More information about the geologic time scale

Andrew MacRae

It is important to realize that with new data about the subdivision or correlation of relative time, or new measurements of absolute time, the dates applied to the geologic time scale can and do change.  Revisions of the relative time scale have ocurred since the late 1700s when geologists first started to realize there was a suprising level of consistency to the order of events preserved in the Earth's geology.  The numerical calibration of the time scale has been also been continuously refined since about the 1930s, when radiometric dating started to become available, although the amount of change with each revision has become smaller over the decades as more precise data has become available (see fig.1.5 and 1.6 of Harland et al., 1990).

Like any good scientific measurement, every dated boundary between the geologic periods has a level of uncertainty associated with it, expressed as a "±X millions of years".  These can not be included in the diagram for practical reasons, but if you are interested, the details can be found in references like Harland et al., (1990). It also includes a detailed description of the history and methodology involved in constructing a geologic time scale.

Because of continual refinement, none of the values depicted in this diagram should be considered definitive, but, on the other hand, many of them have not changed greatly in many years, and are very well constrained.  For example, the Cretaceous/Tertiary boundary has been estimated at about 65±1 million years for decades, and has been tested many times, with almost all dates falling in the range between 64 and 66 million years.  The overall duration and relative length of these geologic periods is unlikely to change much.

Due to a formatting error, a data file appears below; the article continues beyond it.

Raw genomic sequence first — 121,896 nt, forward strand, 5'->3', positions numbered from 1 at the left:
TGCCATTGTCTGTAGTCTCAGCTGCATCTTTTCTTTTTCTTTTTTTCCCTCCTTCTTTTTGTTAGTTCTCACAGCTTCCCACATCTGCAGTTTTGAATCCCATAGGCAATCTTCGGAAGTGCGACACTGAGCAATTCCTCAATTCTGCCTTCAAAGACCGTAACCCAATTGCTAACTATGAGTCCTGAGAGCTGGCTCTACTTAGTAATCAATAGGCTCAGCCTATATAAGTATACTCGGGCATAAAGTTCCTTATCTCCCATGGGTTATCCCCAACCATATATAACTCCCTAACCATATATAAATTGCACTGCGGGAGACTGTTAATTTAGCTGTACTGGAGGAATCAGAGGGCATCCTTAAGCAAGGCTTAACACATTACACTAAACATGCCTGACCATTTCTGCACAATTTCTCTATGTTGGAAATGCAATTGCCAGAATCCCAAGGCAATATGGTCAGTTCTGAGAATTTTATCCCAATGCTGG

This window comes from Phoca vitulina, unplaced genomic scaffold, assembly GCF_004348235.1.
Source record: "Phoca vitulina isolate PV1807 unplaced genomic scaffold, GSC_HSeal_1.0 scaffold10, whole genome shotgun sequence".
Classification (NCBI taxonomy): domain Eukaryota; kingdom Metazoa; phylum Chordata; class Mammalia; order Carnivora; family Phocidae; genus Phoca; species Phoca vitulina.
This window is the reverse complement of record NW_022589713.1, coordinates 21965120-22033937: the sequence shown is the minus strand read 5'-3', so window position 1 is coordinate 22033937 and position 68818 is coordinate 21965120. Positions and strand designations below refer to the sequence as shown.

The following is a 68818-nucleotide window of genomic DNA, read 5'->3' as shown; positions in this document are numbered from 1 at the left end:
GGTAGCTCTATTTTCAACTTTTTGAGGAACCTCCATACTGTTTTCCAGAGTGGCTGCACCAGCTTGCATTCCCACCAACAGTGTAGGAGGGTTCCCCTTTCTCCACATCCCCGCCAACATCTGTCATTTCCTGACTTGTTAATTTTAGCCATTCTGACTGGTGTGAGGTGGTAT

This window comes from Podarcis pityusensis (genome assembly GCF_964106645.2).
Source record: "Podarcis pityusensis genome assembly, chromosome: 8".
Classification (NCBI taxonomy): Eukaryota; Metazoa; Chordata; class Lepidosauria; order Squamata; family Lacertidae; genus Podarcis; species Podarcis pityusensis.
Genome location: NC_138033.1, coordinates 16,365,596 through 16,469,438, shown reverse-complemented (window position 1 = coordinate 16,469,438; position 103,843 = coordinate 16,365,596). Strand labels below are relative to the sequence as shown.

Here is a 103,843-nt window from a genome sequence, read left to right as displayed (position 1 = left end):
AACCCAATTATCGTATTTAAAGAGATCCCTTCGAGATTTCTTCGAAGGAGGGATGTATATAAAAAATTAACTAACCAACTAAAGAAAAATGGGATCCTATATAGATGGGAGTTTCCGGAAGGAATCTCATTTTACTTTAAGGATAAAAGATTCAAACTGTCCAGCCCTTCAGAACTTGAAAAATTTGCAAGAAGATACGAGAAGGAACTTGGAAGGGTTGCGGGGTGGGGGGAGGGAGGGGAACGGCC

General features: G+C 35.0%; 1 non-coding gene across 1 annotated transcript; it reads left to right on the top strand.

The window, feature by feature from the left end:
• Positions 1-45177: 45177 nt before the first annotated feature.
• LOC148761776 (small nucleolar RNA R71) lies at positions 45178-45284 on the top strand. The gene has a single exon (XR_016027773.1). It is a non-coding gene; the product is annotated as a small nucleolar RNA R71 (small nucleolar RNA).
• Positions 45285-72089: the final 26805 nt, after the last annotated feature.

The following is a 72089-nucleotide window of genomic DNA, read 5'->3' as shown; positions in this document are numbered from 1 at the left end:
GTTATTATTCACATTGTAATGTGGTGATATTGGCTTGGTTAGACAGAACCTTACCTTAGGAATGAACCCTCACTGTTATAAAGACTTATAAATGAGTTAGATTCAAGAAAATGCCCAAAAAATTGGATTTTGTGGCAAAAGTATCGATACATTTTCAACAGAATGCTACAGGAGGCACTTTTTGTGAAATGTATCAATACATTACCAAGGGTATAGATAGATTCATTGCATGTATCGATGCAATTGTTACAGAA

One of the largest changes in recent years has been revision of the Precambrian/Cambrian boundary from about 570 million years ago to about 545 million years ago (refer to Grotzinger et al., 1995), and changes in the upper boundary of the Cambrian period from about 505 million years ago to about 495 million years ago.

Geologic time is finely subdivided in even more detail than depicted here (refer to Harland et al., 1990 and Gradstein and Ogg, 1996), but most of the finer subdivisions (e.g., epochs) are only used by specialists, except in the Tertiary Period.  Because of the vast difference in scale, the Tertiary subdivisions can only be shown on a more complete time scale.


Blatt, H.; Berry, W.B.N. and Brande, S., 1991.  Principles of Stratigraphic Analysis.  Blackwell Scientific Publications: Boston. 512pp.  ISBN 0-86542-069-6.  [This is a good introduction to many of the principles geologists use to understand Earth history.  Chapter 4 provides an introduction to geologic time.]

Gradstein, F. and Ogg., J., 1996.  A Phanerozoic time scale.  Episodes, v.19, no.1&2.  [For a more detailed account, also refer to: Berggren, W.A. et al., 1995.  Geochronology Time Scales and Global Stratigraphic Correlation.  Society of Economic Paleontologists and Mineralogists, Special Publication no.54.  ISBN 1-56576-024-7.]

Grotzinger, J.P.; Bowring, S.A.; Saylor, B.Z. and Kaufman, A.J., 1995 (Oct.27).  Biostratigraphic and geochronologic constraints on early animal evolution.  Science, v.270, p.598-604. [One of the most recent revisions of the age of the Precambrian/Cambrian boundary.]

Harland, W.B.; Armstrong, R.L.; Cox, A.V.; Craig, L.E.; Smith, A.G. and Smith, D.G., 1990.  A Geologic Time Scale, 1989 edition.  Cambridge University Press: Cambridge.  263pp.  ISBN 0-521-38765-5.  [A very detailed account of the entire geologic time scale.]

© Andrew MacRae 1999